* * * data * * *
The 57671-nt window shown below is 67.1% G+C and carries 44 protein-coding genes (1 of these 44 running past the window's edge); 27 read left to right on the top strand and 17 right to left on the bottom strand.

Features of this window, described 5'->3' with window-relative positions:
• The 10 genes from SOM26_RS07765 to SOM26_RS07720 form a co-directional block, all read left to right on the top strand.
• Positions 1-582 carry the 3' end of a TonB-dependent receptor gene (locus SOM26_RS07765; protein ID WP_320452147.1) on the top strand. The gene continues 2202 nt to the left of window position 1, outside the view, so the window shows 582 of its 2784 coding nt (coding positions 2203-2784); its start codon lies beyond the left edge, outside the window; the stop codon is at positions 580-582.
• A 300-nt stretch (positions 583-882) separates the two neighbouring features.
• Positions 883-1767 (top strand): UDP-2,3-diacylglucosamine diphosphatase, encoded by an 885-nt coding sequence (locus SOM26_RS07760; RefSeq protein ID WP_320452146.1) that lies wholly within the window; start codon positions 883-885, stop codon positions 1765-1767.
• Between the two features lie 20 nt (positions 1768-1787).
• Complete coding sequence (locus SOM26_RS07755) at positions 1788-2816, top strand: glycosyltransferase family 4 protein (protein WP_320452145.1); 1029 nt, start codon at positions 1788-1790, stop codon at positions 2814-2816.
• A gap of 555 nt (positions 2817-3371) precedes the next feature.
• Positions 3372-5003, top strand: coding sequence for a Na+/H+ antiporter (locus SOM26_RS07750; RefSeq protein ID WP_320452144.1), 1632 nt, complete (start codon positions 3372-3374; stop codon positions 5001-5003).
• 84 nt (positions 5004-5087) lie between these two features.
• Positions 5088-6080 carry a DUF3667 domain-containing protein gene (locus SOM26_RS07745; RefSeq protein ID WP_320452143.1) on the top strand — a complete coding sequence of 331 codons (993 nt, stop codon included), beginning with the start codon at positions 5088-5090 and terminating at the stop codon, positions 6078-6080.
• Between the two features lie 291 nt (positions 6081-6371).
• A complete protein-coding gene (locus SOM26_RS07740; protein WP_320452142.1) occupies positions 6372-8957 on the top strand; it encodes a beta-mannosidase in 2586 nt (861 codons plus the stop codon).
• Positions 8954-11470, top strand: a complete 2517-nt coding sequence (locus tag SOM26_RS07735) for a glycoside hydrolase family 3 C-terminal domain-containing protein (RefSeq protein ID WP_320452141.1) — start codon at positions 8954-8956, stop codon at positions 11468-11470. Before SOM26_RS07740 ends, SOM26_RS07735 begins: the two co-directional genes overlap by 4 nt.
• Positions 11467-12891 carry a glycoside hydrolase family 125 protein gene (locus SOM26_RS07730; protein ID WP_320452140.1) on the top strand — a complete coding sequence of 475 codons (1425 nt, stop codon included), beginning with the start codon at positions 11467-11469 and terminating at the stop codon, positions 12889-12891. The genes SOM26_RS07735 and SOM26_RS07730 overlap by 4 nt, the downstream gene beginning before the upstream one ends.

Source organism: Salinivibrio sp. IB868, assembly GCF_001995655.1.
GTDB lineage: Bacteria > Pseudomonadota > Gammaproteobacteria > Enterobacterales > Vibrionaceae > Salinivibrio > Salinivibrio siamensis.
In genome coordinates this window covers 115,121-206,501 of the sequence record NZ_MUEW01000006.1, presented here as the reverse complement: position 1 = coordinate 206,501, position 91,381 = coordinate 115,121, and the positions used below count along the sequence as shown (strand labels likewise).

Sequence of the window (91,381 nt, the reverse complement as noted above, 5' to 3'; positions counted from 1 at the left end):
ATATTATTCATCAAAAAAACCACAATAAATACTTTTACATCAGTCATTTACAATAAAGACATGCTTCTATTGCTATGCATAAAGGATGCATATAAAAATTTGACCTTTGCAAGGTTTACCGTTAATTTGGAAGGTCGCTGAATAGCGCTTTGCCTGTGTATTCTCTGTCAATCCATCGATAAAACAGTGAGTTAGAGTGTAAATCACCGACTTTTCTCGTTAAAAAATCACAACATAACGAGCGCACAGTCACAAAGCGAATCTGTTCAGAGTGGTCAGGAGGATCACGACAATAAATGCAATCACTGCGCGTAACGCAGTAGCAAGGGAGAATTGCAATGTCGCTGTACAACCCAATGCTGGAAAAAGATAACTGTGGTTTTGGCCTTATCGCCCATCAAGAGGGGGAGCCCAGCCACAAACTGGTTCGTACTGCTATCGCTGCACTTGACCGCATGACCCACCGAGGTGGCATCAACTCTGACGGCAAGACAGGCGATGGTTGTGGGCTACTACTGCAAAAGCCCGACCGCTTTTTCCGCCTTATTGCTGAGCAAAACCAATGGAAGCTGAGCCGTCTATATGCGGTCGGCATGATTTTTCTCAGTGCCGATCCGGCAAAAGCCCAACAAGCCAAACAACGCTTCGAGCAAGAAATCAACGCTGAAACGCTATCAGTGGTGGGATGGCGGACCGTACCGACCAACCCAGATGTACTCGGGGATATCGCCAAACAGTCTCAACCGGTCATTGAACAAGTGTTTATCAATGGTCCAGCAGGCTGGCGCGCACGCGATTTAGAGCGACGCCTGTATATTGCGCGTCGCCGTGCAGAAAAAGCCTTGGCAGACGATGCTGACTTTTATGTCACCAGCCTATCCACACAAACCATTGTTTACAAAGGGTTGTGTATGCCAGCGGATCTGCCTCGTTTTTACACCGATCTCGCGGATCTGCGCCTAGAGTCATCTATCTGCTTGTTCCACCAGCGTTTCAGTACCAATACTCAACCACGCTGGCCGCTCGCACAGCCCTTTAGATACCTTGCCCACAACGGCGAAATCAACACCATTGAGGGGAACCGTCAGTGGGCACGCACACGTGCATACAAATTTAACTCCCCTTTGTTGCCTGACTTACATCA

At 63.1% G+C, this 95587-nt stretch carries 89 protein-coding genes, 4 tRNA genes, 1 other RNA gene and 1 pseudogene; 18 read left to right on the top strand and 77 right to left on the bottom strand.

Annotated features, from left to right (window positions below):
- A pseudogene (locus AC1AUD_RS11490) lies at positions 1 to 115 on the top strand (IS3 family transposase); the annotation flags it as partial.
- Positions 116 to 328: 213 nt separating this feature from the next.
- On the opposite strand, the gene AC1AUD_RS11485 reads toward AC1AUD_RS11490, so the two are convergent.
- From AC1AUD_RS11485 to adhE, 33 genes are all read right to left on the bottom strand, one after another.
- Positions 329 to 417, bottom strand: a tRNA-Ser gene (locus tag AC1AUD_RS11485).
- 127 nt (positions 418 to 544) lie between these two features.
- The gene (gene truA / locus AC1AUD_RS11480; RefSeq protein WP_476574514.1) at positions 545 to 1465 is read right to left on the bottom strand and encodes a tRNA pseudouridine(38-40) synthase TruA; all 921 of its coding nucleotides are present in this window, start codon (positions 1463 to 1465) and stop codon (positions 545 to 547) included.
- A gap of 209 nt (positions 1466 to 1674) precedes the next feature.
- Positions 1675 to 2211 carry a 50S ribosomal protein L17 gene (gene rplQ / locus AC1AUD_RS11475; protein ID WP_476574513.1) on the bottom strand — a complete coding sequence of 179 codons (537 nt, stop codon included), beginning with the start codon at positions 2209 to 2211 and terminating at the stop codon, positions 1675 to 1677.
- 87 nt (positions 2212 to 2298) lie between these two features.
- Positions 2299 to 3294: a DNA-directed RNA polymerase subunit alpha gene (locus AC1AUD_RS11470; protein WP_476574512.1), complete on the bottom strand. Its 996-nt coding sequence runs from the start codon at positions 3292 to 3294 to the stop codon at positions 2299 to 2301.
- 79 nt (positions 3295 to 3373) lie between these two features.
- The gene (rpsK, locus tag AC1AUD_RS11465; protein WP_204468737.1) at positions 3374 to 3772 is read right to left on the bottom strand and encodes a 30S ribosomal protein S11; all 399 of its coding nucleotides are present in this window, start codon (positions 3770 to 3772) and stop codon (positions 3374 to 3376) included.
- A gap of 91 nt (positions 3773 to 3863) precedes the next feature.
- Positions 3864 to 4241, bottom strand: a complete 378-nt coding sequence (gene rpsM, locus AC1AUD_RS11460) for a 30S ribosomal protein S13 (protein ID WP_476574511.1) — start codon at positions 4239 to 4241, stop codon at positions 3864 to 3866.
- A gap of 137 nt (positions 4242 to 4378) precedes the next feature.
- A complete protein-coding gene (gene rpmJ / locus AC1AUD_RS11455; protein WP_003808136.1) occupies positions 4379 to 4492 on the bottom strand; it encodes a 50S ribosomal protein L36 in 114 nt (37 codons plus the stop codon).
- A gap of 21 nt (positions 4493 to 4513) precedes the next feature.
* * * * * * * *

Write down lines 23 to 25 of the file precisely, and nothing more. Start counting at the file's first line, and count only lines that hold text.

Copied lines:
Annotated features, from left to right (window positions below):
- A pseudogene (locus AC1AUD_RS11490) lies at positions 1 to 115 on the top strand (IS3 family transposase); the annotation flags it as partial.
- Positions 116 to 328: 213 nt separating this feature from the next.